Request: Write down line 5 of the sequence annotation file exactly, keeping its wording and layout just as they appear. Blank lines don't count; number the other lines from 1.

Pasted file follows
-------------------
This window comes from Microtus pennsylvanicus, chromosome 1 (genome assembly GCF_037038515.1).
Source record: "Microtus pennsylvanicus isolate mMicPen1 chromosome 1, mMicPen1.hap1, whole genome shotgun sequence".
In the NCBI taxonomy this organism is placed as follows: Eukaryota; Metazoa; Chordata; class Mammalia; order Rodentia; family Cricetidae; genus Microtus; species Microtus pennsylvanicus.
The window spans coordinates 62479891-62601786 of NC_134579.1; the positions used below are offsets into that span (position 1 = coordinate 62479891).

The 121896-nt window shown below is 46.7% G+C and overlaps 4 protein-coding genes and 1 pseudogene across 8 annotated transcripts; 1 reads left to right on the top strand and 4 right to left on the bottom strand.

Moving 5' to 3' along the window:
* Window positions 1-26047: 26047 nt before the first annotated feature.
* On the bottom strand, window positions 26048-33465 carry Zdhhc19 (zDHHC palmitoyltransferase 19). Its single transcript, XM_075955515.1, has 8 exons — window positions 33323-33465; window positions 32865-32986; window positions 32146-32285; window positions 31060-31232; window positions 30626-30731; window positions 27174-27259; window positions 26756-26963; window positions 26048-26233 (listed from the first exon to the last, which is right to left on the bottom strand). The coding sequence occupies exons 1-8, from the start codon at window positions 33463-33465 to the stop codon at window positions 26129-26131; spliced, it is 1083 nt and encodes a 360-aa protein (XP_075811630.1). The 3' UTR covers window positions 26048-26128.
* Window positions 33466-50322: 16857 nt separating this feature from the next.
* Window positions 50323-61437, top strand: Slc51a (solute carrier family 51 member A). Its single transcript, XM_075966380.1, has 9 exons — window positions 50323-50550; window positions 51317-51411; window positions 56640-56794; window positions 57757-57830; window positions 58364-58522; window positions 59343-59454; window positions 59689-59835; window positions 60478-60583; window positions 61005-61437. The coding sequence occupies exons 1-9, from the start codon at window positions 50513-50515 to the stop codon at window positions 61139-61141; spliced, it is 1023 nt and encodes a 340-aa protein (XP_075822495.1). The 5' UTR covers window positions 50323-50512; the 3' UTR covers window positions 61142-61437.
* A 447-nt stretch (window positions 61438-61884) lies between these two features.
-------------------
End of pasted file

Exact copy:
The 121896-nt window shown below is 46.7% G+C and overlaps 4 protein-coding genes and 1 pseudogene across 8 annotated transcripts; 1 reads left to right on the top strand and 4 right to left on the bottom strand.